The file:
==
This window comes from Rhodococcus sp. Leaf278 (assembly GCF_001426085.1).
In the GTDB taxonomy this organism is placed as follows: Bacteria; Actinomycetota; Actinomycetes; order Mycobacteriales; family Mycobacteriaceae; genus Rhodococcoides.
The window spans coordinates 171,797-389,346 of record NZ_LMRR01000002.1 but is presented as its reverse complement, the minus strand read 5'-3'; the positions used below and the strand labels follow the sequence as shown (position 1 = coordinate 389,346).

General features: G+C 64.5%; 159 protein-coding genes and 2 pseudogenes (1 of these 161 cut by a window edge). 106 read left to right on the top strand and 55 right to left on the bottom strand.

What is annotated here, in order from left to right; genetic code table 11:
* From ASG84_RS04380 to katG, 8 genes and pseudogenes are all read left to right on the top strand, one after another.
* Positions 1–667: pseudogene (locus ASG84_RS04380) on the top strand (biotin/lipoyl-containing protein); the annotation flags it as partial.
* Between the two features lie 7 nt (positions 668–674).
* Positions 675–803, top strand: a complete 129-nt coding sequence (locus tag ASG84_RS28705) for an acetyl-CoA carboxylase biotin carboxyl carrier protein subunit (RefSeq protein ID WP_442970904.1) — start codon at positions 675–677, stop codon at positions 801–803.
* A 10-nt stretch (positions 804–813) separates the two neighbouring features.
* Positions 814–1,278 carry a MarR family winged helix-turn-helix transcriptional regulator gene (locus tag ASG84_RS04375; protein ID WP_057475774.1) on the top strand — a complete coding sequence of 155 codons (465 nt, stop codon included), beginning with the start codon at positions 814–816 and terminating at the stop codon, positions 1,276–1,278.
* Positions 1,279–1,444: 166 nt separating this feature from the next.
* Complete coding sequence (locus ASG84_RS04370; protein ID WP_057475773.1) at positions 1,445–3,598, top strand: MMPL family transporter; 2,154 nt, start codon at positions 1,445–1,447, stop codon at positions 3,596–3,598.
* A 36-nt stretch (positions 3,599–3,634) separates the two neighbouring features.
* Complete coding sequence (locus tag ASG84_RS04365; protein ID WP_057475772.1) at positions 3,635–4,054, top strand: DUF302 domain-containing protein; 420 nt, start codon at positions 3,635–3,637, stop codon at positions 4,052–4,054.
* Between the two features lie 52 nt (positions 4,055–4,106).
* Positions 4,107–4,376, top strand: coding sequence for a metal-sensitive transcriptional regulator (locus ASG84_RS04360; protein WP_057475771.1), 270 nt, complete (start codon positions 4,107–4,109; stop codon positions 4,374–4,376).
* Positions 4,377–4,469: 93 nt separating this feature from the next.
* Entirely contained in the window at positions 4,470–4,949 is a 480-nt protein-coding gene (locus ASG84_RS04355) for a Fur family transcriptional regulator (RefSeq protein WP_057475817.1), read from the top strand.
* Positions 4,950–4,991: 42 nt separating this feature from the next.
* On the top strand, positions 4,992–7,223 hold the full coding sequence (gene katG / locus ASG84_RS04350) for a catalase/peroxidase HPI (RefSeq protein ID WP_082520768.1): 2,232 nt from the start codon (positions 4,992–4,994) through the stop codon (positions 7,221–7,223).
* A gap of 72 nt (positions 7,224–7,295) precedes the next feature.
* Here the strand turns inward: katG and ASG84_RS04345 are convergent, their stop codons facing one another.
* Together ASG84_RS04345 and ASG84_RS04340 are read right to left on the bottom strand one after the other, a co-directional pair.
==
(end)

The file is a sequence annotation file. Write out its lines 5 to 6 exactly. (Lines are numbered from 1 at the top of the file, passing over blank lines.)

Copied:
What is annotated here, in order from left to right; genetic code table 11:
* From ASG84_RS04380 to katG, 8 genes and pseudogenes are all read left to right on the top strand, one after another.